“Based on this research, we believe that detecting ADAR1 activity will be important for predicting cancer progression. In addition, inhibiting this enzyme represents a unique therapeutic vulnerability in cancer stem cells with active inflammatory signaling that may respond to pharmacologic inhibitors of inflammation sensitivity or selective ADAR1 inhibitors that are currently being developed,” Jamieson said.

Stem Cells From Diabetic Patients Coaxed to Become Insulin-Secreting Cells

Signaling a potential new approach to treating diabetes, researchers at Washington University School of Medicine in St. Louis and Harvard University have produced insulin-secreting cells from stem cells derived from patients with type 1 diabetes.

People with this form of diabetes can’t make their own insulin and require regular insulin injections to control their blood sugar. The new discovery suggests a personalized treatment approach to diabetes may be on the horizon — one that relies on the patients’ own stem cells to manufacture new cells that make insulin.

The researchers showed that the new cells could produce insulin when they encountered sugar. The scientists tested the cells in culture and in mice, and in both cases found that the cells secreted insulin in response to glucose.

The research is published May 10 in the journal Nature Communications.

“In theory, if we could replace the damaged cells in these individuals with new pancreatic beta cells — whose primary function is to store and release insulin to control blood glucose — patients with type 1 diabetes wouldn’t need insulin shots anymore,” said first author Jeffrey R. Millman, PhD, an assistant professor of medicine and of biomedical engineering at Washington University School of Medicine. “The cells we’ve manufactured sense the presence of glucose and secrete insulin in response. And beta cells do a much better job controlling blood sugar than diabetic patients can.”

Millman, whose laboratory is in the Division of Endocrinology, Metabolism and Lipid Research, began his research while working in the laboratory of Douglas A. Melton, PhD, Howard Hughes Medical Institute investigator and a co-director of Harvard’s Stem Cell Institute. There, Millman had used similar techniques to make beta cells from stem cells derived from people who did not have diabetes. In these new experiments, the beta cells came from tissue taken from the skin of diabetes patients.

“There had been questions about whether we could make these cells from people with type 1 diabetes,” Millman explained. “Some scientists thought that because the tissue would be coming from diabetes patients, there might be defects to prevent us from helping the stem cells differentiate into beta cells. It turns out that’s not the case.”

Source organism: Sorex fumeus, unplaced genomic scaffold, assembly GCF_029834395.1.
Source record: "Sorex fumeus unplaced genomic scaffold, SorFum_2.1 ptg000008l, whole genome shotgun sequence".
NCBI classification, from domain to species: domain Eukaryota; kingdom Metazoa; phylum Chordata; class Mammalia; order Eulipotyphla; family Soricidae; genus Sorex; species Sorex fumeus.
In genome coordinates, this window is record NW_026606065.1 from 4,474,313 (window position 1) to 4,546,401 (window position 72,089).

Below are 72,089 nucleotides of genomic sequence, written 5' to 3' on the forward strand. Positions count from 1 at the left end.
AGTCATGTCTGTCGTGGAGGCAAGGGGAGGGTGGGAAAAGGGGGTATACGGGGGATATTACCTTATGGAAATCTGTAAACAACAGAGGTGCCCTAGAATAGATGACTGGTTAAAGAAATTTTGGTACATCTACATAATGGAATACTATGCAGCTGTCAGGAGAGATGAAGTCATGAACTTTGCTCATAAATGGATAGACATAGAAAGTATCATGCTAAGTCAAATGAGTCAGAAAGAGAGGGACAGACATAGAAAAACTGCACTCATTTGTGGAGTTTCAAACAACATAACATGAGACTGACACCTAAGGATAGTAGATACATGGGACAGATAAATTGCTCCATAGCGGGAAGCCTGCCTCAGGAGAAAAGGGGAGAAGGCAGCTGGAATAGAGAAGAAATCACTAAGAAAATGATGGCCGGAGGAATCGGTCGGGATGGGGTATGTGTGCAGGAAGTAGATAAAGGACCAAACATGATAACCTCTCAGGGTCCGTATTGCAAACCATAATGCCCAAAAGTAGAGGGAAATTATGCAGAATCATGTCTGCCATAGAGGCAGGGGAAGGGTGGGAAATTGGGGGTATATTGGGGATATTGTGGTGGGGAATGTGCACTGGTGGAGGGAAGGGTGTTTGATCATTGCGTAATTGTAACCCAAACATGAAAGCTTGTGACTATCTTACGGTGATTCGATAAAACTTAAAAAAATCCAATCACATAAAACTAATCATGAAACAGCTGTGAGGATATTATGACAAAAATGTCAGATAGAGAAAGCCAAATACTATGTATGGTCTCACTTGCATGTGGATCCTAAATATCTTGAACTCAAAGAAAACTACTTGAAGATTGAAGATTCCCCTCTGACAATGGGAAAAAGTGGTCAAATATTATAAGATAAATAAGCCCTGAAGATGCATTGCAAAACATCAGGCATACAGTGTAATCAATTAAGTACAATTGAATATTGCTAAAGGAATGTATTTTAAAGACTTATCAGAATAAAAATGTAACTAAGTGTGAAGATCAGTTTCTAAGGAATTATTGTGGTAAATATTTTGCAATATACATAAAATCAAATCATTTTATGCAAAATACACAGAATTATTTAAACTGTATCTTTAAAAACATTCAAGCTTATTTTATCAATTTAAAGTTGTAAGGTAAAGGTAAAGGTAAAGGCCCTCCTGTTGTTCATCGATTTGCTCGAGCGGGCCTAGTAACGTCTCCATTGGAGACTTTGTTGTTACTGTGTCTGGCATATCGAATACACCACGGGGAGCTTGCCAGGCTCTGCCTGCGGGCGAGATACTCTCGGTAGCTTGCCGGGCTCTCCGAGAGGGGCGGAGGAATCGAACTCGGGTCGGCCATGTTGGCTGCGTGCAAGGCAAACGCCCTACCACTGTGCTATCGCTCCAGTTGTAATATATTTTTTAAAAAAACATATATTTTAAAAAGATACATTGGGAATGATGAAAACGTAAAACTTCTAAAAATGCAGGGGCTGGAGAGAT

Millman said more research is needed to make sure that the beta cells made from patient-derived stem cells don’t cause tumors to develop — a problem that has surfaced in some stem cell research — but there has been no evidence of tumors in the mouse studies, even up to a year after the cells were implanted.

He said the stem cell-derived beta cells could be ready for human research in three to five years. At that time, Millman expects the cells would be implanted under the skin of diabetes patients in a minimally invasive surgical procedure that would allow the beta cells access to a patient’s blood supply.

“What we’re envisioning is an outpatient procedure in which some sort of device filled with the cells would be placed just beneath the skin,” he said.

The idea of replacing beta cells isn’t new. More than two decades ago, Washington University researchers Paul E. Lacy, MD, PhD, now deceased, and David W. Scharp, MD, began transplanting such cells into patients with type 1 diabetes. Still today, patients in several clinical trials have been given beta cell transplants with some success. However, those cells come from pancreas tissue provided by organ donors. As with all types of organ donation, the need for islet beta cells for people with type 1 diabetes greatly exceeds their availability.

Millman said that the new technique also could be used in other ways. Since these experiments have proven it’s possible to make beta cells from the tissue of patients with type 1 diabetes, it’s likely the technique also would work in patients with other forms of the disease — including type 2 diabetes, neonatal diabetes and Wolfram syndrome. Then it would be possible to test the effects of diabetes drugs on the beta cells of patients with various forms of the disease.

First Skin-to-Eye Stem Cell Transplant in Humans Successful

Researchers have safely transplanted stem cells derived from a patient’s skin to the back of the eye in an effort to restore vision. The research is being presented at the 2016 Annual Meeting of the Association for Research in Vision and Ophthalmology (ARVO) this week in Seattle, Wash.

A small piece of skin from the patient’s arm was collected and modified into induced pluripotent stem cells (iPSC). The iPSCs were then transformed into eye cells, which were transplanted into the patient’s eye. The transplanted cells survived without any adverse events for over a year and resulted in slightly improved vision. The patient suffered from advanced wet age-related macular degeneration (AMD) that did not respond to current standard treatments.

iPSCs are adult cells that have been reprogrammed to an embryonic stem cell-like state, which can then be differentiated into any cell type found in the body.

Cell Transplant Treats Parkinson’s in Mice Under Control of Designer Drug